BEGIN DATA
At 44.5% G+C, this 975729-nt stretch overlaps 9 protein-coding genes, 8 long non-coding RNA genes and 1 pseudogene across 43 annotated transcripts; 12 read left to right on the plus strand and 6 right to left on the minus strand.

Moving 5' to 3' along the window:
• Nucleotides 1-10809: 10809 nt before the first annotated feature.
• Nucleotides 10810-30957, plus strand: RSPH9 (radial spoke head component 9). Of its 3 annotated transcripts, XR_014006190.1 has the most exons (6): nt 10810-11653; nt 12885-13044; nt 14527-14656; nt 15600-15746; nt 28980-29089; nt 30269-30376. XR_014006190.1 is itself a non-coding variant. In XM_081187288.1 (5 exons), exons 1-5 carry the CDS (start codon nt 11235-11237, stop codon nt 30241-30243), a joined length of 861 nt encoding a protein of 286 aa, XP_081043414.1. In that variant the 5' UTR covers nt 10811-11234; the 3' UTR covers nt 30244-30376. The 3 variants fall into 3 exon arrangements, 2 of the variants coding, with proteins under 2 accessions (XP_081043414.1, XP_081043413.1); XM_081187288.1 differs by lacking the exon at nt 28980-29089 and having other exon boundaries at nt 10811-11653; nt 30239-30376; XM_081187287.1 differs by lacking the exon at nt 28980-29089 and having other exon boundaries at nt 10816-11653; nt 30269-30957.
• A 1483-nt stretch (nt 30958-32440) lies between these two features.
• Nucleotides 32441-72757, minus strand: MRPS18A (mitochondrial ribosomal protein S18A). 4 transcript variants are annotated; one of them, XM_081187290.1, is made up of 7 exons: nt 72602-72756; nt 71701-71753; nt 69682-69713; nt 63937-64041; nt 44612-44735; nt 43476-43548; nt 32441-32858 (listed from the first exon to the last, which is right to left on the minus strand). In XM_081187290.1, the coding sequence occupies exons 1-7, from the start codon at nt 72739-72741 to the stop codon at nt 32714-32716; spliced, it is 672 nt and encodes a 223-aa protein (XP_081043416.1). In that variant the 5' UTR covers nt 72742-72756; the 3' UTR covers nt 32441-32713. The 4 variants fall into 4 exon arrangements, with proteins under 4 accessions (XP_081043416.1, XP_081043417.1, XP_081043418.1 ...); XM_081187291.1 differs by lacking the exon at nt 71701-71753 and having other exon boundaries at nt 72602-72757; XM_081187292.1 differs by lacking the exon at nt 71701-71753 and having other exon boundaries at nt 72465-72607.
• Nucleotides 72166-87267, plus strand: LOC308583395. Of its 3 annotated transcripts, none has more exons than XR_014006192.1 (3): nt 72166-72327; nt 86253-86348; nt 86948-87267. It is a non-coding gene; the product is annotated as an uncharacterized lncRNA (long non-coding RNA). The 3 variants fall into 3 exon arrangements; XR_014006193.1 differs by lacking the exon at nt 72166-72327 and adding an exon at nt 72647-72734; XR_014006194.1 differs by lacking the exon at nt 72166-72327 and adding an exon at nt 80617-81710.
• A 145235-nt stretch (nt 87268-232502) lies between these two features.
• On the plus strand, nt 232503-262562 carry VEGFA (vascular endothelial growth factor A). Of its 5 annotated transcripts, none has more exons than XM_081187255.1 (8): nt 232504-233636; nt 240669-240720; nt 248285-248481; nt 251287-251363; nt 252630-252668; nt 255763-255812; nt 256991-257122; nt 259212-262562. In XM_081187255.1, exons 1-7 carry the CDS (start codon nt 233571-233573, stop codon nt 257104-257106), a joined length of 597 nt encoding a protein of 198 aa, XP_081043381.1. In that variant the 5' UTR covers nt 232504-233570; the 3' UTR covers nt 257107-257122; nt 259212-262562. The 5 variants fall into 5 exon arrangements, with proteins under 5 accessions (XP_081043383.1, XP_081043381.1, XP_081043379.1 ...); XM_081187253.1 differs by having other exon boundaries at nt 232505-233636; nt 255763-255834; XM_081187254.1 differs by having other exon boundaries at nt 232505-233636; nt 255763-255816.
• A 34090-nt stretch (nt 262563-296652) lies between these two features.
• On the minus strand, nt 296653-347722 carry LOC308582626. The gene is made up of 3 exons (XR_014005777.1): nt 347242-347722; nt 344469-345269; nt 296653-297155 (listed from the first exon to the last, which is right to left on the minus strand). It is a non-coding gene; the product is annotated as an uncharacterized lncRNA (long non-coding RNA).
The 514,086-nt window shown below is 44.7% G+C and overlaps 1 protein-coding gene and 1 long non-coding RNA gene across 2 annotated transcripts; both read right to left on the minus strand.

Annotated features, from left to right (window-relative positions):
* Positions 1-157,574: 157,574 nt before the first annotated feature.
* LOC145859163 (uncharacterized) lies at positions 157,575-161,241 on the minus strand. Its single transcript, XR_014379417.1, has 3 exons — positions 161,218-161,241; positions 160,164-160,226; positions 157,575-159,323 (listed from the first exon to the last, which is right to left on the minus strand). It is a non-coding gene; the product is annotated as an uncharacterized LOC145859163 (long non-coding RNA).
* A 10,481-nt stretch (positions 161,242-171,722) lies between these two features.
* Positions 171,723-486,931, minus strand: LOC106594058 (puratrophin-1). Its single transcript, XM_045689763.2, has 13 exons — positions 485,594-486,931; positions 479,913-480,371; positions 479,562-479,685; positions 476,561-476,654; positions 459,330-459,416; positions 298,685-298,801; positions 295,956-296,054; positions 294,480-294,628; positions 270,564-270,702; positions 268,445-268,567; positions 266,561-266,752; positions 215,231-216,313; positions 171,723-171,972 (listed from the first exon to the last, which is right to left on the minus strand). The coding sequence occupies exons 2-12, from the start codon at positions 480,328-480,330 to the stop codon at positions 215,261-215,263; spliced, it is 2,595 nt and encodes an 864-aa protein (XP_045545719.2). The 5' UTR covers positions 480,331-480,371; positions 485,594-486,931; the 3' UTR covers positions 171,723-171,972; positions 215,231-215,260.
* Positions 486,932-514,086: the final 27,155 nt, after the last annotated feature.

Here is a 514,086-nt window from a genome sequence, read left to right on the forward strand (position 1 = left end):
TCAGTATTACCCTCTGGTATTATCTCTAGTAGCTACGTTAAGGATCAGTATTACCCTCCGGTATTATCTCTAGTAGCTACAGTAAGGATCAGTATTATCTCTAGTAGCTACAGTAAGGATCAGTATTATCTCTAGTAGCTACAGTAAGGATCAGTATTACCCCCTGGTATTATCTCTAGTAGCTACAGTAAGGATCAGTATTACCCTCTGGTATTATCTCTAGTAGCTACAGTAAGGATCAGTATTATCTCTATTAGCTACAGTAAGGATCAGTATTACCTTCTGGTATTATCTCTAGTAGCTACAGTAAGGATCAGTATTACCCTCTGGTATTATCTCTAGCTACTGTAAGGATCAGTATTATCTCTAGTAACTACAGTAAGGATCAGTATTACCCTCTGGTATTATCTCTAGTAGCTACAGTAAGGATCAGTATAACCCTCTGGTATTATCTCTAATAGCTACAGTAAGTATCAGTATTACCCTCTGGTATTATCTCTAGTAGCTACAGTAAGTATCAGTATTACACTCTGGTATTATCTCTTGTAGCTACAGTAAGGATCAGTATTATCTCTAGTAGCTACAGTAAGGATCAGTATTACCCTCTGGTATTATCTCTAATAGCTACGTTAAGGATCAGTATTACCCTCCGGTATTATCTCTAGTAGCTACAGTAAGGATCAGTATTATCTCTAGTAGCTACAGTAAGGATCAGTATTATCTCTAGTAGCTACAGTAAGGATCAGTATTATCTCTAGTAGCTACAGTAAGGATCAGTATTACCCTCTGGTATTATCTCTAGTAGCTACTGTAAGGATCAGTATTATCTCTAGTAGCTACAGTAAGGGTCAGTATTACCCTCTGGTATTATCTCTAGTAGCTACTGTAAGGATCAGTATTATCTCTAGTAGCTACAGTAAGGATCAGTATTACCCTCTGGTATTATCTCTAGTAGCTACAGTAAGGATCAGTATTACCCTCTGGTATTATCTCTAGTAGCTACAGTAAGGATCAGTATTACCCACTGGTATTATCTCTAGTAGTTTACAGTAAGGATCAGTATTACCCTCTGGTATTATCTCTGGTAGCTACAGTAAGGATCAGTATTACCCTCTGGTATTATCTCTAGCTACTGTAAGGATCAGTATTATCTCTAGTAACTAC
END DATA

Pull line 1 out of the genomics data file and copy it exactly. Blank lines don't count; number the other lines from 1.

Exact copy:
At 44.5% G+C, this 975729-nt stretch overlaps 9 protein-coding genes, 8 long non-coding RNA genes and 1 pseudogene across 43 annotated transcripts; 12 read left to right on the plus strand and 6 right to left on the minus strand.